The hitchhiker´s guide to chemoselectivity in chemical protein synthesis

Posttranslational modifications (PTMs) allow proteins to perform a variety of physiological functions. Thus, it is of prime importance to elucidate their role on proteins in physiological and/or pathophysiological processes. However, molecular biological methods to generate proteins either does not yield in proteins with PTMs (E. coli) or give rise to heterogeneous mixture thereof (mammalian cells). To provide homogeneity, different chemoselective ligation methods such as native chemical ligation (NCL) were used successfully to associate peptide segments and install PTMs in a site-specific manner to proteins. In this contribution, I will give an overview on new methodologies to expand the chemoselective synthetic toolbox for chemical protein synthesis. Especially, site-specific lipidation (Huang et al. Angew. Chem. Int. Ed. Engl. 2019) and SUMOylation (Dardashti et al. Chem. Eur. J. 2020) of proteins will be presented. Hereby, not only NCL, but also Ser/Thr-Ligation (STL) will be discussed. Moreover, new backbone modification methods as well as Fmoc-SPPS building blocks orthogonal to STL and NCL will be introduced.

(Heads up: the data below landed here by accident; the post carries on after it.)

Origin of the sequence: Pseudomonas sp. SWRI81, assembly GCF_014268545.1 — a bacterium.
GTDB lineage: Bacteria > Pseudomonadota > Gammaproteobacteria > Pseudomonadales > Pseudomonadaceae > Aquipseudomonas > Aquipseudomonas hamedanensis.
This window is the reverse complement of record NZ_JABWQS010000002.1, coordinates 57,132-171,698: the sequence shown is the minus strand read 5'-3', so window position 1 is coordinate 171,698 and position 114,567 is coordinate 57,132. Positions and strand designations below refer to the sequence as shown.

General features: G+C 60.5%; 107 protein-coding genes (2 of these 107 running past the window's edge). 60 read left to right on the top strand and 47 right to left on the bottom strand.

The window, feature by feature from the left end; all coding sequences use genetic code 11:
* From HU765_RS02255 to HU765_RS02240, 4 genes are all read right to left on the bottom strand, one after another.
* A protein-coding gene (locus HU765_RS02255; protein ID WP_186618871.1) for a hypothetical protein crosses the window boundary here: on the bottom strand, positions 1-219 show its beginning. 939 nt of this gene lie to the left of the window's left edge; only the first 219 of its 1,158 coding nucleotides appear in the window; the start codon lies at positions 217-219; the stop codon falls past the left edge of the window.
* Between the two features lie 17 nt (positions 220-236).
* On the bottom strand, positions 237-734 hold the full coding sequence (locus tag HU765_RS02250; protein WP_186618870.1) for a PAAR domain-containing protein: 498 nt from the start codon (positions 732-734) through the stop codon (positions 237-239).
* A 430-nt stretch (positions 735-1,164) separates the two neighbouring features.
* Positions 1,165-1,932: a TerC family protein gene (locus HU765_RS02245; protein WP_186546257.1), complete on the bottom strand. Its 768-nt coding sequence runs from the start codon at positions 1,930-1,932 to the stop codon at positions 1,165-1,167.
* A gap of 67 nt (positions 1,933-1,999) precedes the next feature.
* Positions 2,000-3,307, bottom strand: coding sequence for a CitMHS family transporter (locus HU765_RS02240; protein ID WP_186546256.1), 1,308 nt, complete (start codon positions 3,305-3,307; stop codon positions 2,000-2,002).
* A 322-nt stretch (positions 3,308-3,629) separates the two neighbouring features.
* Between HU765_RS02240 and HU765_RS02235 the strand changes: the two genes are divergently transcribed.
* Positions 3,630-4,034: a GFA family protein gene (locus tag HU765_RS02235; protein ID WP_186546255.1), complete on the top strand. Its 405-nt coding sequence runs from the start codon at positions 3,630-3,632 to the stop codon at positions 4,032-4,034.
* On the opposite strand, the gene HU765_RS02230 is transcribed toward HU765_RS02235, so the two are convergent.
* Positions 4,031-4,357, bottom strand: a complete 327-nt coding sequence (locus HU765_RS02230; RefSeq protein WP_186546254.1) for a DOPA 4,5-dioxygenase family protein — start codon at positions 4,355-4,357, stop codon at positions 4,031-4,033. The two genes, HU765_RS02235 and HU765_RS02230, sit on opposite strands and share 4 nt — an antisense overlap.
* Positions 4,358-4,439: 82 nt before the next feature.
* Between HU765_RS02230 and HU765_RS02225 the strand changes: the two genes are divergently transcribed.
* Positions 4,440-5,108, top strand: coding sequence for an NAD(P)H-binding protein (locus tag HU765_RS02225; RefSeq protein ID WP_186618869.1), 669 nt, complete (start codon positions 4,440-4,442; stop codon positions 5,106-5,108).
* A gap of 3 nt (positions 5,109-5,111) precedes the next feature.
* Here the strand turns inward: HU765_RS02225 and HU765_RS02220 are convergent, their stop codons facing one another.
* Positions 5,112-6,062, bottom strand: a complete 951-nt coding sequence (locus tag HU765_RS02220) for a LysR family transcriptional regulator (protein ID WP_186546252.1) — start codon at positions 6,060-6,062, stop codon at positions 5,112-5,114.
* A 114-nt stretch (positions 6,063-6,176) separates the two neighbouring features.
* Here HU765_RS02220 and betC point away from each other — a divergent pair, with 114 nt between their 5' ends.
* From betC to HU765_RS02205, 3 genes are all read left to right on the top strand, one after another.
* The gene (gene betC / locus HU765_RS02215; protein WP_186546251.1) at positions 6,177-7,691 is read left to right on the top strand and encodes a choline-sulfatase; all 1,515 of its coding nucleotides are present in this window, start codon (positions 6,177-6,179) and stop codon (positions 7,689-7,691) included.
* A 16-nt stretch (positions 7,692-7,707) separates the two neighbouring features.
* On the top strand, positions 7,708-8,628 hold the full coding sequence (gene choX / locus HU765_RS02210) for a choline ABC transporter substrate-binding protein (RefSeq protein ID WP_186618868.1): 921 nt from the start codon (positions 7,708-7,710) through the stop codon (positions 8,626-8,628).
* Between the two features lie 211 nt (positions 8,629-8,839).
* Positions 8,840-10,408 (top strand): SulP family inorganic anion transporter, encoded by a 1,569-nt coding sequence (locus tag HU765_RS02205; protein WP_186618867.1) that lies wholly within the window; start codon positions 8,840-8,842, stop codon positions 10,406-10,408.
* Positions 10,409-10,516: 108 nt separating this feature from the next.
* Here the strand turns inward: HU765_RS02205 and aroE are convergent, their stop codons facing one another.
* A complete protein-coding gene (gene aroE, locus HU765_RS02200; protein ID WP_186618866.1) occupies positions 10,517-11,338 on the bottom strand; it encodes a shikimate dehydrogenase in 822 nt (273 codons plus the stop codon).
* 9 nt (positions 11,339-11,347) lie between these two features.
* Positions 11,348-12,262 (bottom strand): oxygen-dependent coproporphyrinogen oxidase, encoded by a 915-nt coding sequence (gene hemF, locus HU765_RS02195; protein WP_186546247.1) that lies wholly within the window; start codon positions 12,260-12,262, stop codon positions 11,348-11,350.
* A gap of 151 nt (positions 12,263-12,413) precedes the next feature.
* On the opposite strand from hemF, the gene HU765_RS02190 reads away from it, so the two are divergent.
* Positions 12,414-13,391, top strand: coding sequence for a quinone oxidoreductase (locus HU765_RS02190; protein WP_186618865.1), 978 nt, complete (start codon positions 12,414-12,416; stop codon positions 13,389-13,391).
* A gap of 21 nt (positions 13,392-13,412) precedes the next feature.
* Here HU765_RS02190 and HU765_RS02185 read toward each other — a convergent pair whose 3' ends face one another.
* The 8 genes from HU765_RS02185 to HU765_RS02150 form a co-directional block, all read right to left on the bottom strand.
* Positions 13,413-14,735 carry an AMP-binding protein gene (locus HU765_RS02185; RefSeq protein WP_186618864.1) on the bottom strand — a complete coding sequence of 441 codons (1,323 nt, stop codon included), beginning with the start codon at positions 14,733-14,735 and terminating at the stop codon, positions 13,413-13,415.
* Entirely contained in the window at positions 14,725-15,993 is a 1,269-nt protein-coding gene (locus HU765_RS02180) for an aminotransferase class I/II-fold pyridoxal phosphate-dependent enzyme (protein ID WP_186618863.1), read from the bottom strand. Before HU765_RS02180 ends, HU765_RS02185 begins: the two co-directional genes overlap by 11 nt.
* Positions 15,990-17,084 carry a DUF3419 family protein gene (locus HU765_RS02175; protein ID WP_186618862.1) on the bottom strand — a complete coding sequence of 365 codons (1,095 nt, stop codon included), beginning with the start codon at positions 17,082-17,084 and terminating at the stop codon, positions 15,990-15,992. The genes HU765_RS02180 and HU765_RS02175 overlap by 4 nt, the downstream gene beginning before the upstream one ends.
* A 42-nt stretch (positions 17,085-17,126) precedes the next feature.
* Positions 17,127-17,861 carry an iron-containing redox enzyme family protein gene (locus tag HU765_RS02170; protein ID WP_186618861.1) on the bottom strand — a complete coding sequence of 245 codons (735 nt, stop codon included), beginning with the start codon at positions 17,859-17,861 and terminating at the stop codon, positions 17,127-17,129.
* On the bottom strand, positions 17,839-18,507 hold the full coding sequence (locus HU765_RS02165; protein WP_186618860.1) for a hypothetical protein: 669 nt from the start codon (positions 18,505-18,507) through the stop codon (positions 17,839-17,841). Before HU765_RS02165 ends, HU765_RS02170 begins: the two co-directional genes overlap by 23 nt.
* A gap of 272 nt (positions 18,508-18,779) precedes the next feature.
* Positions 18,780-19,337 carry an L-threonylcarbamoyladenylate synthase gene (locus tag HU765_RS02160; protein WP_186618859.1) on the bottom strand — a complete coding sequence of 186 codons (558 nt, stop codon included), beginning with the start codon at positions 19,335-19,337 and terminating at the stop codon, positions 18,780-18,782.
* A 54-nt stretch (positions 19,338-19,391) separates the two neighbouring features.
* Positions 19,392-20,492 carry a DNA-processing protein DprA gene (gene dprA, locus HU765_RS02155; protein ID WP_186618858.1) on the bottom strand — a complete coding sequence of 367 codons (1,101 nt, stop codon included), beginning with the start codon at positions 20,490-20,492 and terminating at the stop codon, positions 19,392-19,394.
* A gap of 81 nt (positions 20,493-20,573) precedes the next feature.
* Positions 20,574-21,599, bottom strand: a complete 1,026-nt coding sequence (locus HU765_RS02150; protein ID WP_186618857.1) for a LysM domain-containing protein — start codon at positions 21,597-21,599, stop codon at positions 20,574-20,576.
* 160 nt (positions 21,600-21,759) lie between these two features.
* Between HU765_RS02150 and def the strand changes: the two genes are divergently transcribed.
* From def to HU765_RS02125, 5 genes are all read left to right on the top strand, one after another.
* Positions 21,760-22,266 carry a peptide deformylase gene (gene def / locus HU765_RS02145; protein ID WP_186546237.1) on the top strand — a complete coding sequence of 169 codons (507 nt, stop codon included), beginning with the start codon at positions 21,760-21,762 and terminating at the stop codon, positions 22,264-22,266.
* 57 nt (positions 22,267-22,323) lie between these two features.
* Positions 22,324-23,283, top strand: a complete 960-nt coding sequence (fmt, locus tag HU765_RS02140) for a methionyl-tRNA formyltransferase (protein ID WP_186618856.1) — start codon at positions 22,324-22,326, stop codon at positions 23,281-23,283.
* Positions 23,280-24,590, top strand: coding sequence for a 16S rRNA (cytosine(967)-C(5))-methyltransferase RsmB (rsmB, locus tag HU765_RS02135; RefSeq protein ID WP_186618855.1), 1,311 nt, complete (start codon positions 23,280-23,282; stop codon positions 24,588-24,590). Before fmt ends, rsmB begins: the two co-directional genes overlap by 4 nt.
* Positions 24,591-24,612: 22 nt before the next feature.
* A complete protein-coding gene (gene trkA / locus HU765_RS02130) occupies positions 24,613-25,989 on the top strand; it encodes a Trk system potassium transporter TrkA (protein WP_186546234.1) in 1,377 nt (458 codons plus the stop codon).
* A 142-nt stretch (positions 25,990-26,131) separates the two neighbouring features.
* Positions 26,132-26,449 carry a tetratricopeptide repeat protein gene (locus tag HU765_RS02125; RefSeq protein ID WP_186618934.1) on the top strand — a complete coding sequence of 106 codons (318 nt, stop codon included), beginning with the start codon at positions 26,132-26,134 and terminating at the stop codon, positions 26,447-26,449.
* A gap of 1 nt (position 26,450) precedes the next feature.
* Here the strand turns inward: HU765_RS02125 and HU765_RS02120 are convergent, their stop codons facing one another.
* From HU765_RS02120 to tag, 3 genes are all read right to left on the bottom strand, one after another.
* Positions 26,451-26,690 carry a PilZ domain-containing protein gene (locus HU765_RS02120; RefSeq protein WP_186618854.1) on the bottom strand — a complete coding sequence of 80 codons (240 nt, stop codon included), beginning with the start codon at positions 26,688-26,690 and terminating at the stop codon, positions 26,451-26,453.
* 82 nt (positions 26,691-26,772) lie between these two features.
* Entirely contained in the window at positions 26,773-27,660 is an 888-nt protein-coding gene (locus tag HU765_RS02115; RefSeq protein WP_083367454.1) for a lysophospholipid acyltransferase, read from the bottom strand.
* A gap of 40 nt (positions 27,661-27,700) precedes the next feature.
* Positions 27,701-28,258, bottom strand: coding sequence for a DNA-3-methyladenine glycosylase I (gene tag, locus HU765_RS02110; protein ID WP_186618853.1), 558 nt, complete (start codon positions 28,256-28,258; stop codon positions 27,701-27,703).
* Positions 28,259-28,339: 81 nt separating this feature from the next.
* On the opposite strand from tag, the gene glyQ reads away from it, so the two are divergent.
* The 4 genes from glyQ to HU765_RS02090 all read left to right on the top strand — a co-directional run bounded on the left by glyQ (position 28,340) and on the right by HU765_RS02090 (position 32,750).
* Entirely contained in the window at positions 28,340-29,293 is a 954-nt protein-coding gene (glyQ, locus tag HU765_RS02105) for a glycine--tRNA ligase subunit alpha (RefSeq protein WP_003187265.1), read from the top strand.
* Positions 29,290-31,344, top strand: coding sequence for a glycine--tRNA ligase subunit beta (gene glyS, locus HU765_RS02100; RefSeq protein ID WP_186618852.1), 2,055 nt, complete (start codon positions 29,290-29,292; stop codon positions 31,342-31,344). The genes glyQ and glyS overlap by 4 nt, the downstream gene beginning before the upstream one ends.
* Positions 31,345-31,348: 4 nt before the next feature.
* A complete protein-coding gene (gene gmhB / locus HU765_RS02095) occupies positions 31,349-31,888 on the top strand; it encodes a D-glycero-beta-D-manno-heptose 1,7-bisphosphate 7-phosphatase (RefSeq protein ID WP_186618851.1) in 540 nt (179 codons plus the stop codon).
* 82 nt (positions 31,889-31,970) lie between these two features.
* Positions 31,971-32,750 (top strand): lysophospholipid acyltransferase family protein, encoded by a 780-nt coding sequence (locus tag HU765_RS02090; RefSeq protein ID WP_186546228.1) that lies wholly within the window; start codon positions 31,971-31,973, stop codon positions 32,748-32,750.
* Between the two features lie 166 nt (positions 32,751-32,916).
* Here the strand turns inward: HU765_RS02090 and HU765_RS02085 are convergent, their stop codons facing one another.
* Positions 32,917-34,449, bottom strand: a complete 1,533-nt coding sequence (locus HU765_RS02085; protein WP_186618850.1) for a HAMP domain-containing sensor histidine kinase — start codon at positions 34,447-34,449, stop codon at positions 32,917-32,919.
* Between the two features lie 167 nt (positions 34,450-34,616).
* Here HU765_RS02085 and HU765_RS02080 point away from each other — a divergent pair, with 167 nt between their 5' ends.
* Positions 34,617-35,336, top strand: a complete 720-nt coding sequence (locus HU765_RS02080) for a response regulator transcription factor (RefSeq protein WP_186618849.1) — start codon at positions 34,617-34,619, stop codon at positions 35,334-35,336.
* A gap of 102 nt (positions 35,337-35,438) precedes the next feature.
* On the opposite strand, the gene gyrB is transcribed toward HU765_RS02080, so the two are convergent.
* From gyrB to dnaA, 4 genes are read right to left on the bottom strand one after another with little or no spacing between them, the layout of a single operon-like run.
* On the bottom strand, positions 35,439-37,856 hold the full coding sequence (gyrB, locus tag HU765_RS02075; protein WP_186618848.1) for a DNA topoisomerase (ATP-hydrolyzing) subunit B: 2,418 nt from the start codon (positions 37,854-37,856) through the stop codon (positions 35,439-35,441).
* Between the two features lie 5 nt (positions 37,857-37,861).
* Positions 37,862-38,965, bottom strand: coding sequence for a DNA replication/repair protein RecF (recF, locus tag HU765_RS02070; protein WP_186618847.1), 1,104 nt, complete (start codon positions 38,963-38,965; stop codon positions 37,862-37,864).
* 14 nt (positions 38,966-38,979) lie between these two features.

Milkyway Image by Beate Bachmann by Pixabay

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Contributed by Can Araman

Can Araman completed his PhD degree under the supervision of Prof. Christian Becker at the University of Vienna. During this period, he worked on the semisynthesis of prion protein variants carrying glycan mimics and investigated their biophysical/biochemical properties in vitro. Currently, he is working as a postdoctoral researcher at the Leiden Institute of Chemistry (Netherlands), Bioorganic Synthesis Division under the guidance of Dr. Sander van Kasteren. His research interests are directed towards to the study kinetics of antigen processing & presentation using bioorthogonal chemistry as well as semisynthesis of posttranslationally modified antigens.

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